The Sweet Spoils of Outrage

I am very close to being outraged.

The act of outrage…yes, act is what it is most often…is an outrageously common occurrence.

In the area of human nature, there is a no more uncluttered petri dish than a child day care. I observe the most elemental parts of the human psyche daily.

Today, I foolishly engaged in a debate with a person who posted his own political commentary with his primary source, The Huffington Post.  (Stop groaning…I know who you are!)
I am a conservative leaning person. I am a republican. I’ve been told that I am naive, but I believe all political factions want what’s best for our country.

Disclaimers made, my interaction with this fellow American, who started his statements “You right-wingers…”,  was quite interesting. His “outrage” was over the current Rush Limbaugh controversy. (Ever realize how everything is either a controversy or crisis these days?)

I told him that I’d prefer that each individual decided to listen to him or not. I also said that I hadn’t listened to him in 2 years because I had decided he was a sexist creep. My biggest problem with this “liberal leaning” fellow’s opinion  was his inference that Limbaugh-Gate was the biggest problem our nation faces and that until he was proverbially “hung from a yardarm” our nation could not carry on its business.

My own comment follows:

I prefer that people use their own judgement. I stopped listening to Rush 2 years ago after a very sexist,and insensitive comment let me know he was a creep.
It always worries me when the “outraged” people want to draw their own line on what is acceptable in the face of free speech. I believe there is an underlying assumption that “outraged people” know what’s best for the masses. That thinking is distasteful to me. ♥

He retorted another text about those who divide us.

HA!

Starting an informative dialog with “You right-wingers” apparently missed his divisive meter.

Now for the child’s tantrum which made this post happen:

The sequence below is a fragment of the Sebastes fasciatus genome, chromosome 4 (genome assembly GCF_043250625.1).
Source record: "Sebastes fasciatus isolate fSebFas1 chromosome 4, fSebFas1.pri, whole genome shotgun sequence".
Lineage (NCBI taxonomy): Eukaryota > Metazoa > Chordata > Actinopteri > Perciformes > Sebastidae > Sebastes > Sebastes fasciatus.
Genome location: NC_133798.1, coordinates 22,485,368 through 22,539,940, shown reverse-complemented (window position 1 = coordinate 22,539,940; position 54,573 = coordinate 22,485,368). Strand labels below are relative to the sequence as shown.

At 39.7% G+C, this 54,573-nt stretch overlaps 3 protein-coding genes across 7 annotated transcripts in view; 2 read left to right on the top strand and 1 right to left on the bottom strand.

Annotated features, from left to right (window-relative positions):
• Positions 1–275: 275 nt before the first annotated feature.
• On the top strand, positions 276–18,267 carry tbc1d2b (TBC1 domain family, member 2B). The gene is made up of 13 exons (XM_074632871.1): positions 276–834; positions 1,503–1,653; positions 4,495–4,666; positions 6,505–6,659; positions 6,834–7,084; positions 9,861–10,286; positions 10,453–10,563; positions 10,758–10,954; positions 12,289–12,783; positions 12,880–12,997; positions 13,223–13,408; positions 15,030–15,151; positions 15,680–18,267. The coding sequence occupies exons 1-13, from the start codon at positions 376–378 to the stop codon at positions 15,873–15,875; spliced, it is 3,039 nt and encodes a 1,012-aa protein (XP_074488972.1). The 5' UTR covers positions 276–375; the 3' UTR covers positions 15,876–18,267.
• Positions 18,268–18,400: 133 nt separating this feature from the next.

Sally got off of the preschool bus and came into my kitchen as my “all dayers” were finishing some hot chocolate. She very rudely demanded hot chocolate and was told, not now, lunch was approaching and besides, she had not asked politely.

Sally started crying and was ignored. Sally left the room and began screaming. “The dog is eating my bear toy! {tears…deep breathed growls…screeches}STOP HIM!”

I entered the room as the dog walked away from the bear. I was unsure if he ever touched it.

Sally’s screams of outrage continued. “It’s ruined! I’m telling my mom! Can I HAVE hot chocolate?!!!”

BINGO! The sweet spoils of outrage!

What does outrage do for us?

  • changes the subject
  • gets immediate full attention
  • gives us an opportunity to sneak our agenda into consideration.

From the example of babes, I now get the full picture.

From here on, I’m going to avoid the habitually outraged in order to talk with adults.

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4 thoughts on “The Sweet Spoils of Outrage

  1. Very good. There are always people who think they know what’s best for everyone, as long as it’s good for them. Good teaching for the screaming toddler, (or not a toddler). Hopefully, she learned screaming and demanding gets her nowhere, (unless it’s maybe at home).

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